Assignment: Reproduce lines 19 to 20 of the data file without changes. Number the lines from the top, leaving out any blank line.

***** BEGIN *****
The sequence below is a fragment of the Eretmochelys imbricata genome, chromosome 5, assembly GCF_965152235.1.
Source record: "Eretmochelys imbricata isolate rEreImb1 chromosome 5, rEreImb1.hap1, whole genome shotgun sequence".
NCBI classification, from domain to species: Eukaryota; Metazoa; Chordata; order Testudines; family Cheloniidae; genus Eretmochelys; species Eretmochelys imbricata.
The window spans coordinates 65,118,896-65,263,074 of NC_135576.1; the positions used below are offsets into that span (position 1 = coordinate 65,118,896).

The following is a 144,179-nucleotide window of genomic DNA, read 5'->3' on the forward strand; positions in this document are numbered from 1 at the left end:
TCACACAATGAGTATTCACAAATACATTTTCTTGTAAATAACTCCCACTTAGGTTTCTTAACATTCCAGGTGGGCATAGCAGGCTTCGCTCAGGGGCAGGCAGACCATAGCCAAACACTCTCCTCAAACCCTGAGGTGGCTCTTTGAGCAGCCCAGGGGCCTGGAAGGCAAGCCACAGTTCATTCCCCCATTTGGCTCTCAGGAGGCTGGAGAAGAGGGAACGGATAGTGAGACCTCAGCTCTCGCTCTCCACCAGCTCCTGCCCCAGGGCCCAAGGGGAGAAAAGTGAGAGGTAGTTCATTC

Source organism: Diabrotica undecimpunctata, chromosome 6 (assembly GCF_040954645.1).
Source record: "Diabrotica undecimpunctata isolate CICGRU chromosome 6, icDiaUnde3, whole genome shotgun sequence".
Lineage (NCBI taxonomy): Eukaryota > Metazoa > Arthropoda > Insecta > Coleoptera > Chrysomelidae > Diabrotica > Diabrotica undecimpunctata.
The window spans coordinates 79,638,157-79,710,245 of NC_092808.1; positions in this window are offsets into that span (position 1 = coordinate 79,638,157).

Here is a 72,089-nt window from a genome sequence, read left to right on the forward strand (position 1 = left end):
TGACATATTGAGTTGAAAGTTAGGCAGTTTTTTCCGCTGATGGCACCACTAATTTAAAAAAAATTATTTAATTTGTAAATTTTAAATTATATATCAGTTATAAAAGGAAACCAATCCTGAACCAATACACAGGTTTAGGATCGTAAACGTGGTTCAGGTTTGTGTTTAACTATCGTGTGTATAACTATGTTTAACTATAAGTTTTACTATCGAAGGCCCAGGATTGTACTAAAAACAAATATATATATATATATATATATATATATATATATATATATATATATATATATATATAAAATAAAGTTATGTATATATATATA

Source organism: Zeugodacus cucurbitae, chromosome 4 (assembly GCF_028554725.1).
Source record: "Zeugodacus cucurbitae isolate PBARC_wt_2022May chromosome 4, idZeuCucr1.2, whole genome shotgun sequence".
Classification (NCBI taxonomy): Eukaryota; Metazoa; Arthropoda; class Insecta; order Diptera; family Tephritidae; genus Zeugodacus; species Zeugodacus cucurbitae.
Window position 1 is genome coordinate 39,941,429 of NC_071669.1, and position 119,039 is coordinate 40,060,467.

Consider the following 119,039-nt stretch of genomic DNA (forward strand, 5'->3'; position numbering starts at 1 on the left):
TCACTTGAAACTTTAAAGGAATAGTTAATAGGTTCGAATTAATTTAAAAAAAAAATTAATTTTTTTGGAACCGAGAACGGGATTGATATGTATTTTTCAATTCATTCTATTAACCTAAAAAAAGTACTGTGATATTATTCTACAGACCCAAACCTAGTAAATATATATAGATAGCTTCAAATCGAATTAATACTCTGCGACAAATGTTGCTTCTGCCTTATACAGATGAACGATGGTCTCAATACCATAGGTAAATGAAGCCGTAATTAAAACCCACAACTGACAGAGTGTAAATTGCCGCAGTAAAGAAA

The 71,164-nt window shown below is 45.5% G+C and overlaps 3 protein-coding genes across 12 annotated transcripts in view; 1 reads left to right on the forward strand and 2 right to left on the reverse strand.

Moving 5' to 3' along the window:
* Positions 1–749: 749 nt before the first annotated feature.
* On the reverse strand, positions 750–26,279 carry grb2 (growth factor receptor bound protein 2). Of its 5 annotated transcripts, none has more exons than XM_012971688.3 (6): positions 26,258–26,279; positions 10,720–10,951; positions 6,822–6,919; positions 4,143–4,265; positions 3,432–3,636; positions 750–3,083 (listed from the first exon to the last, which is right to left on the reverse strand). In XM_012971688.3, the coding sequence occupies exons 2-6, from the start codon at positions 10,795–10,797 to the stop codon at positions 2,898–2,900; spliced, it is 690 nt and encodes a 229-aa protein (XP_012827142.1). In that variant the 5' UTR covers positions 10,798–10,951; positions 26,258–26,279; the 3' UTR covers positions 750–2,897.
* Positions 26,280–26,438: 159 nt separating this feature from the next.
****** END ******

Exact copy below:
The 71,164-nt window shown below is 45.5% G+C and overlaps 3 protein-coding genes across 12 annotated transcripts in view; 1 reads left to right on the forward strand and 2 right to left on the reverse strand.

Moving 5' to 3' along the window: